Inflammatory bowel disease gene hunting by linkage analysis: Rationale, methodology, and present status of the field

Steven R. Brant, Yin Yao Shugart

Research output: Contribution to journalArticlepeer-review

Abstract

Observed inflammatory bowel disease (IBD) familial clustering and increased monozygotic twin concordance has led to the hypothesis that genetic loci containing IBD susceptibility genes can be identified by whole genome linkage mapping approaches. Methodology including collecting carefully phenotyped multiplex pedigrees, genotyping using highly informative microsatellite markers and linkage analysis by non-parametric allele sharing methods has been established. Eleven published genome wide screens (GWS) have studied more than 1,200 multiplex IBD pedigrees. Two-thirds of affected relative pairs were Crohn's disease (CD), 20% ulcerative colitis (UC) and the remaining were mixed. Seven loci (IBD1-7) on chromosomes 16q, 12, 6p, 14q, 5q, 19, and 1p have been identified with genome wide significant and independently replicated linkage. Risk alleles/haplotypes have been defined for the IBD1 (CARD15/NOD2), IBD3 (HLA) and IBD5 (5q cytokine cluster) loci. There has been evidence for a second chromosome 16 locus (IBD8) independent of NOD2 that overlaps IBD1 on the pericentromeric p-arm. Several other regions show great promise for containing additional IBD loci, particularly chromosome 3p with genome wide evidence in one study at 3p26 and more centromeric evidence in several other studies, and chromosomes 2q, 3q, 4q, 7, 11p, and Xp each with suggestive evidence of linkage in one and additional evidence in two or more studies. Single GWSs and fine mapping studies containing very large sets of pedigrees and in particular, more UC pedigrees, and the use of creative analytic and disease stratification schemes are required to identify, establish and refine weaker IBD loci.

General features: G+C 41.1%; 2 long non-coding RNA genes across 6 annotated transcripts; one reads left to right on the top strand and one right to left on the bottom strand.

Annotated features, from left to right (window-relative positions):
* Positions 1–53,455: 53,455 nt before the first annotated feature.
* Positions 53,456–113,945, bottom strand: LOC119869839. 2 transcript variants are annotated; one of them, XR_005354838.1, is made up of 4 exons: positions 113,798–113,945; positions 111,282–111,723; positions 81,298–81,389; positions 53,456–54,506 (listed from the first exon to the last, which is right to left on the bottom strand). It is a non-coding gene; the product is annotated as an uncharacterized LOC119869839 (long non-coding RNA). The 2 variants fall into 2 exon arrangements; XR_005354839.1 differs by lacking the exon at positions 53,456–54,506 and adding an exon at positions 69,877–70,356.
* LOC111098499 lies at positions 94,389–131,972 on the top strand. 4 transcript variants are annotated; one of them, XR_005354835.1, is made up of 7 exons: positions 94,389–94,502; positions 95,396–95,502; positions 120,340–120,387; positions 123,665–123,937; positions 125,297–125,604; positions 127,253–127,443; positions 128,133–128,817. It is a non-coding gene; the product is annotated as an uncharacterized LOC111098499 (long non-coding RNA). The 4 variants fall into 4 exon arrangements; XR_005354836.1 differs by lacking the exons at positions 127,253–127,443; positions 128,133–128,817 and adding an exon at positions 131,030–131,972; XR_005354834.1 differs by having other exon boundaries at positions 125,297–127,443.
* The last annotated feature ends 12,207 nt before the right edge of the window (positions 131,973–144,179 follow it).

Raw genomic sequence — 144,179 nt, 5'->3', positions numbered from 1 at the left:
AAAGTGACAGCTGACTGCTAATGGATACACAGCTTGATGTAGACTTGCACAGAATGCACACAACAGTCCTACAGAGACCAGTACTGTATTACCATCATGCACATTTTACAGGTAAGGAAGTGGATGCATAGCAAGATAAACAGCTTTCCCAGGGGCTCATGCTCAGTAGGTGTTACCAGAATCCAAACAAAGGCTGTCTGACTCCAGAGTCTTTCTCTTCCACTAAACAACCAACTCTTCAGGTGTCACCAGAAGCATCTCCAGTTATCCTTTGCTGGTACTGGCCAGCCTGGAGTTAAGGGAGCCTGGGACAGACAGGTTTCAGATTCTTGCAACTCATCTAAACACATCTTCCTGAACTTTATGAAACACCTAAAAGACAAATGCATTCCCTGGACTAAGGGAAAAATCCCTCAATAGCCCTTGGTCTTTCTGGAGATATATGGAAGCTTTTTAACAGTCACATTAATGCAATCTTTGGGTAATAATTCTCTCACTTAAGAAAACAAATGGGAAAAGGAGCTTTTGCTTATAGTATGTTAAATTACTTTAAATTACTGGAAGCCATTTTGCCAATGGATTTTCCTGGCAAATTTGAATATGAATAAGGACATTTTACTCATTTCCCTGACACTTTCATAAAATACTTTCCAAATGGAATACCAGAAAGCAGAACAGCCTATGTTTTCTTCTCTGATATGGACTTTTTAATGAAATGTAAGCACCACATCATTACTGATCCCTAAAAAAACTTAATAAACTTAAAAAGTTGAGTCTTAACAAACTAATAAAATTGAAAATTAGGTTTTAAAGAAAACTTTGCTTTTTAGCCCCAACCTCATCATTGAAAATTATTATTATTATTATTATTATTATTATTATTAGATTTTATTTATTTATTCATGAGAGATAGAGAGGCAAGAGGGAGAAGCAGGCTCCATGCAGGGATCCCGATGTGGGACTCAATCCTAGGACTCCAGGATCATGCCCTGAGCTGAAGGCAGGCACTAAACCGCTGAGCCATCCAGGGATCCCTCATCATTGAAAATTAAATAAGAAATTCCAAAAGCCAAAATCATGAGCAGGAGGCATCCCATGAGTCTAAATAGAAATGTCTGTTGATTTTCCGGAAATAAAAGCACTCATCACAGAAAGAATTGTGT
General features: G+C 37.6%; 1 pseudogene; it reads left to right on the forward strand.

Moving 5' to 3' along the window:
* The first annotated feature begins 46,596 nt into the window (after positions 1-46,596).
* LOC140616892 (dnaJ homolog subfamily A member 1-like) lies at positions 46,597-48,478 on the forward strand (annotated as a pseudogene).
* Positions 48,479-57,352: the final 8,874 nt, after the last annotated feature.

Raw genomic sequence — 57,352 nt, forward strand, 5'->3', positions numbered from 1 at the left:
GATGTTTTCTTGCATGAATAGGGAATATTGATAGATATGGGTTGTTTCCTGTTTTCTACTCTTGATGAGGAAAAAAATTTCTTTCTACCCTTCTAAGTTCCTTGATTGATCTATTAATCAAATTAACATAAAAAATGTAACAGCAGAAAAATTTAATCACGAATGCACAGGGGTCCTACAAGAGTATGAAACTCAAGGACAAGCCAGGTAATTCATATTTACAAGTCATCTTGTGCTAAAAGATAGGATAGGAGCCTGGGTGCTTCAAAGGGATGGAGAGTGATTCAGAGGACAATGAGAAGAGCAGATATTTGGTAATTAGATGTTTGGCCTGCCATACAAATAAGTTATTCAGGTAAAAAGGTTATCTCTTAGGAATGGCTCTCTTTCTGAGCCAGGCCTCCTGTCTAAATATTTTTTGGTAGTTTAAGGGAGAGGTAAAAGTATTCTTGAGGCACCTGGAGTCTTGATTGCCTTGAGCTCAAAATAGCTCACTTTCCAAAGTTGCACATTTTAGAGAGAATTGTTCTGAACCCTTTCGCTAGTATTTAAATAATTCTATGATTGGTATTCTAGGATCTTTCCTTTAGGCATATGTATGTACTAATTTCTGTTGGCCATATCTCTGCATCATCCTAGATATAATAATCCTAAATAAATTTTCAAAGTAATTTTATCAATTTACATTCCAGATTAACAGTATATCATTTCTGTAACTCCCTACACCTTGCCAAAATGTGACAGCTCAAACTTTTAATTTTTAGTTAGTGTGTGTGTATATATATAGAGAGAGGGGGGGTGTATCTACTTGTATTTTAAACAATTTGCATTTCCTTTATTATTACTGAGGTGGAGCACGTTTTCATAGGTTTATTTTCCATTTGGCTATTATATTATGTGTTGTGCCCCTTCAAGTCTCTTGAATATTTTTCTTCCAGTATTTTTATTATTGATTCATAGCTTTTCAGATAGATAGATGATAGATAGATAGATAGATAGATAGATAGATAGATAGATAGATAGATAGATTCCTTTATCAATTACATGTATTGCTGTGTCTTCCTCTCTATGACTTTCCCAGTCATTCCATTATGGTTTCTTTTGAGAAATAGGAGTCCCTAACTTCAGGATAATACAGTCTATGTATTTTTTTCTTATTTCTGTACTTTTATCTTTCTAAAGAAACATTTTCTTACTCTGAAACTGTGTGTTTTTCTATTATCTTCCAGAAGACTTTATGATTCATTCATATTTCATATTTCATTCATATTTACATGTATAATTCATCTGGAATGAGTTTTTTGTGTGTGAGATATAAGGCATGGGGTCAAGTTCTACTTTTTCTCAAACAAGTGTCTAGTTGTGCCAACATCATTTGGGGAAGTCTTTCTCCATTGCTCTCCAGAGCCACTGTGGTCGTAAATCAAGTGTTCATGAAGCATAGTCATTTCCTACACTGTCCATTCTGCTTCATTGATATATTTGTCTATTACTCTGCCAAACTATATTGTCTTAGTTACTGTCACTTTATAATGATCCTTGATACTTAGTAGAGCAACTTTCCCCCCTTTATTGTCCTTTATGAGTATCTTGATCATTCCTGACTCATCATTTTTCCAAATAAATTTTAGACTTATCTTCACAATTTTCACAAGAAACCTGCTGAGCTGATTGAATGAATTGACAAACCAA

Original languageEnglish (US)
Pages (from-to)300-311
Number of pages12
JournalInflammatory bowel diseases
Volume10
Issue number3
DOIs
StatePublished - May 1 2004

Keywords

  • Crohn's disease
  • Familial clustering
  • Genetic disposition
  • Inflammatory bowel disease
  • Ulcerative colitis

ASJC Scopus subject areas

  • Immunology and Allergy
  • Gastroenterology

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